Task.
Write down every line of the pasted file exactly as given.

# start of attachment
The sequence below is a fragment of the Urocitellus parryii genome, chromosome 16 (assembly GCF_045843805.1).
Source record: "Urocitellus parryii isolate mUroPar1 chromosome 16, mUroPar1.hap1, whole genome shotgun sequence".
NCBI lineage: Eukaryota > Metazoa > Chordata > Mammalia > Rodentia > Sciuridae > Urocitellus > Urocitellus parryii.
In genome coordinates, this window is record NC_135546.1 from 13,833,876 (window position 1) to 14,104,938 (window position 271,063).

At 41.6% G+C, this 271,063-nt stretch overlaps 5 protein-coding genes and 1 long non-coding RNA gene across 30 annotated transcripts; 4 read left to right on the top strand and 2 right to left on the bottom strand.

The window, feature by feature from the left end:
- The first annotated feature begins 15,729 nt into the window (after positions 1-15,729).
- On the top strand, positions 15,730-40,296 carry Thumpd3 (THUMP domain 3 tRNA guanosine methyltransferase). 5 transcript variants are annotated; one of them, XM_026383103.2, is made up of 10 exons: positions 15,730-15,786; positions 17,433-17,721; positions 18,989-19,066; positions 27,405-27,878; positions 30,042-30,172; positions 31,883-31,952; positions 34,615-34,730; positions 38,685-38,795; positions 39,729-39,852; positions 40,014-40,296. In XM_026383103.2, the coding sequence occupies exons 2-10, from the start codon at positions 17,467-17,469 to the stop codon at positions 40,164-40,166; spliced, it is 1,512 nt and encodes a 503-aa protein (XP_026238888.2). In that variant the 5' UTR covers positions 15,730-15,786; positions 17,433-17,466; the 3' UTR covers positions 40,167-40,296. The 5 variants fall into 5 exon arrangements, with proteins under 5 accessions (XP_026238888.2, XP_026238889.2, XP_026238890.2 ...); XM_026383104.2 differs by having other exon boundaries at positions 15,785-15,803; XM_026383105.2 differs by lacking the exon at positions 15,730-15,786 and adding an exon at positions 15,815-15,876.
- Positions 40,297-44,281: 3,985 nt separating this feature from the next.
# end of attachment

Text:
The sequence below is a fragment of the Urocitellus parryii genome, chromosome 16 (assembly GCF_045843805.1).
Source record: "Urocitellus parryii isolate mUroPar1 chromosome 16, mUroPar1.hap1, whole genome shotgun sequence".
NCBI lineage: Eukaryota > Metazoa > Chordata > Mammalia > Rodentia > Sciuridae > Urocitellus > Urocitellus parryii.
In genome coordinates, this window is record NC_135546.1 from 13,833,876 (window position 1) to 14,104,938 (window position 271,063).

At 41.6% G+C, this 271,063-nt stretch overlaps 5 protein-coding genes and 1 long non-coding RNA gene across 30 annotated transcripts; 4 read left to right on the top strand and 2 right to left on the bottom strand.

The window, feature by feature from the left end:
- The first annotated feature begins 15,729 nt into the window (after positions 1-15,729).
- On the top strand, positions 15,730-40,296 carry Thumpd3 (THUMP domain 3 tRNA guanosine methyltransferase). 5 transcript variants are annotated; one of them, XM_026383103.2, is made up of 10 exons: positions 15,730-15,786; positions 17,433-17,721; positions 18,989-19,066; positions 27,405-27,878; positions 30,042-30,172; positions 31,883-31,952; positions 34,615-34,730; positions 38,685-38,795; positions 39,729-39,852; positions 40,014-40,296. In XM_026383103.2, the coding sequence occupies exons 2-10, from the start codon at positions 17,467-17,469 to the stop codon at positions 40,164-40,166; spliced, it is 1,512 nt and encodes a 503-aa protein (XP_026238888.2). In that variant the 5' UTR covers positions 15,730-15,786; positions 17,433-17,466; the 3' UTR covers positions 40,167-40,296. The 5 variants fall into 5 exon arrangements, with proteins under 5 accessions (XP_026238888.2, XP_026238889.2, XP_026238890.2 ...); XM_026383104.2 differs by having other exon boundaries at positions 15,785-15,803; XM_026383105.2 differs by lacking the exon at positions 15,730-15,786 and adding an exon at positions 15,815-15,876.
- Positions 40,297-44,281: 3,985 nt separating this feature from the next.